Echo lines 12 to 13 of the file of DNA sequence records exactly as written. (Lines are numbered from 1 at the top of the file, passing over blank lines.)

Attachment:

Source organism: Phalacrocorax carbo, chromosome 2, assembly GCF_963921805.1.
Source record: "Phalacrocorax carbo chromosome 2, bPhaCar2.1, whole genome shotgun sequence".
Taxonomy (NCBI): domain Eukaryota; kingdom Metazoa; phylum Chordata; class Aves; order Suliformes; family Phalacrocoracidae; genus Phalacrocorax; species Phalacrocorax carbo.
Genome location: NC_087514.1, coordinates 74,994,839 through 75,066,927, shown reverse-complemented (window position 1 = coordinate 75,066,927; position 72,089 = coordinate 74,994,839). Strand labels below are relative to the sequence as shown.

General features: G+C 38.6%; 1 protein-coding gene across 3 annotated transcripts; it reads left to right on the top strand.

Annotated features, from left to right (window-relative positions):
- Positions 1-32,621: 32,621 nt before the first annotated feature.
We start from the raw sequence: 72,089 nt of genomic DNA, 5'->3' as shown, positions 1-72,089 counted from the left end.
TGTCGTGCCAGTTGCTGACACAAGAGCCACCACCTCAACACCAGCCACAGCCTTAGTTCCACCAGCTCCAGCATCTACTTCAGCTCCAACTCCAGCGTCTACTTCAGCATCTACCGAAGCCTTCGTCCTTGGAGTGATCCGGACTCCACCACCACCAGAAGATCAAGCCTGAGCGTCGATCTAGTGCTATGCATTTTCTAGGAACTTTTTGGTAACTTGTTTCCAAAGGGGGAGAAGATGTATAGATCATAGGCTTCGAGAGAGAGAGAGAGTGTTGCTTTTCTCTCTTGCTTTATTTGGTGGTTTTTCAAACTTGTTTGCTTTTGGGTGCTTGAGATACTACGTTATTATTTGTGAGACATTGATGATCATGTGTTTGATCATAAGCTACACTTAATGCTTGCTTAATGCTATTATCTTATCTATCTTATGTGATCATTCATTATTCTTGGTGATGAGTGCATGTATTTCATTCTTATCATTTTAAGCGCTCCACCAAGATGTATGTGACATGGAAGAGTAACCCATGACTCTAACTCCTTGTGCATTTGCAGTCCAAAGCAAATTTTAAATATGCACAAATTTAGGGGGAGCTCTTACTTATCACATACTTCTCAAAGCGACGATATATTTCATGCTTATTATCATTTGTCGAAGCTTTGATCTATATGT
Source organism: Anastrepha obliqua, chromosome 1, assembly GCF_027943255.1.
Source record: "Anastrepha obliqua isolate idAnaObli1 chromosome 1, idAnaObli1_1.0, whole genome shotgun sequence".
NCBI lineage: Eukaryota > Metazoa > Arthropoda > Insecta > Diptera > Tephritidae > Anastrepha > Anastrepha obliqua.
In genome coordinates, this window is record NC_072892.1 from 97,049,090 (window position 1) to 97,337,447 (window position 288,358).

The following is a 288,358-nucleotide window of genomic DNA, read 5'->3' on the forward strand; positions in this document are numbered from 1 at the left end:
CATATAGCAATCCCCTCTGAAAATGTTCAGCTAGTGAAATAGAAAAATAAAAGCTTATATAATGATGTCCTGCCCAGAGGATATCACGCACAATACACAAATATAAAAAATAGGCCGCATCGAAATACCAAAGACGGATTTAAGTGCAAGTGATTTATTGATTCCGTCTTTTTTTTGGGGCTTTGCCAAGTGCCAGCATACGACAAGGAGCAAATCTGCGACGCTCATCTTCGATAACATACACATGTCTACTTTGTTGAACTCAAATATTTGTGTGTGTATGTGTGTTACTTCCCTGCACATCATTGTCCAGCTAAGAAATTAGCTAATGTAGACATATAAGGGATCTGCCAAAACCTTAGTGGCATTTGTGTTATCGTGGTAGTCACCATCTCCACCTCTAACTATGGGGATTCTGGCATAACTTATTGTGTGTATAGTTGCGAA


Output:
NCBI lineage: Eukaryota > Metazoa > Arthropoda > Insecta > Diptera > Tephritidae > Anastrepha > Anastrepha obliqua.
In genome coordinates, this window is record NC_072892.1 from 97,049,090 (window position 1) to 97,337,447 (window position 288,358).